One1 is [according to] Rabbi and the other2 is [according to] R. Jose son of R. Judah.3 For it was taught: If he brought in ears of corn4 to make dough therefrom, he may eat a slender repast5 thereof and it is exempt [from terumah]; [if however he brought in the ears of corn] in order to rub the in together,6 Rabbi declares them liable [to terumah]7 and R. Jose son of R. Judah exempts them.8 But [even] according to R. Jose son of R. Judah, it9 may also occur when, for example, one has brought in ears of corn to make dough therefrom10 and on the Festival changed his mind [deciding] to rub them,11 so that they become tebel12 on the day [of the Festival]!13 — Rather what does terumah [mentioned in the Mishnah] mean? Terumah [as separated] in most cases.14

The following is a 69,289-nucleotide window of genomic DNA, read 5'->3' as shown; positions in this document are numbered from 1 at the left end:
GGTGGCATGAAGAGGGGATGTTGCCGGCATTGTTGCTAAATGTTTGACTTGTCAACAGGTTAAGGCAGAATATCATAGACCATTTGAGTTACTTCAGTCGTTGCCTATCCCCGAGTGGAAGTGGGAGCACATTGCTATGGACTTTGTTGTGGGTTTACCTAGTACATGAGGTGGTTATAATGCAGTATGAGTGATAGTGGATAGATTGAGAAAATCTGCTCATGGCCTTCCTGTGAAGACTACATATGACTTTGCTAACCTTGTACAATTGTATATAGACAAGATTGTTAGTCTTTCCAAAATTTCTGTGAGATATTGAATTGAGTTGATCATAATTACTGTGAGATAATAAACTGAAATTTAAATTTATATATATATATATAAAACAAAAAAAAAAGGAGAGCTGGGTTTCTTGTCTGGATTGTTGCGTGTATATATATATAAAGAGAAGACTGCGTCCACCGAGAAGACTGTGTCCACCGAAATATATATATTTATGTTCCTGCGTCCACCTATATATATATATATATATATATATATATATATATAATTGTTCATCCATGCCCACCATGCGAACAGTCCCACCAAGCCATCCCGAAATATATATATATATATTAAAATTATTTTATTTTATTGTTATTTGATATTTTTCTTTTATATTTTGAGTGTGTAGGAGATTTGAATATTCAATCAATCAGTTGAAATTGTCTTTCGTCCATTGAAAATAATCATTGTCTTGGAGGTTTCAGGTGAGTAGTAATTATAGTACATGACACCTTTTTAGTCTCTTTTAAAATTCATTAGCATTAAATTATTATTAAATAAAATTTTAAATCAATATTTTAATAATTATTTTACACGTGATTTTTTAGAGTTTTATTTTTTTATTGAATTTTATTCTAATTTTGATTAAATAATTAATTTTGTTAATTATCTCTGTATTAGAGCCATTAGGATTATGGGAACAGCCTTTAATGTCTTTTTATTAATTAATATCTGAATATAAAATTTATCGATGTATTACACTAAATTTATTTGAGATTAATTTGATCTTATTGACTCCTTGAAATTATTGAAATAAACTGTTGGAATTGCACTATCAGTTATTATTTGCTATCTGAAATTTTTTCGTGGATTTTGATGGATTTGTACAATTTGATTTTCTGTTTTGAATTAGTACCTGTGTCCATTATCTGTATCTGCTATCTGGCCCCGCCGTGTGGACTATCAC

Abaye said: The dispute15 is only with respect to ears of corn,16 but in the case of grain of pulse all agree that when in bundles they are tebel.17 Shall it be said that the following supports him? [For we have learnt]: He who had bundles of fenugreek of tebel, must beat out [the seeds] and estimate how much seed there is in them and separate [terumah] on the seed, but he does not separate [terumah] on the stalks.18 Is not the author of this R. Jose son of R. Judah who says there19 that it is not tebel, yet here20 it is tebel?21 — No, it is in accordance with the opinion of Rabbi.22 If it is in accordance with Rabbi, [then] why state fenugreek; even ears of corn too [are liable to be tithed]? — What then: [it is according to] R. Jose son of R. Judah? Let [the text] inform us of other kinds of pulse23 and [I would infer] how much more [is it true of] fenugreek? But he [the Tanna] needs [to teach it about] fenugreek; for I might have thought that since the stalks have the same taste as the fruit, he should also give tithe on the stalks,24 so he informs us [that it is not so].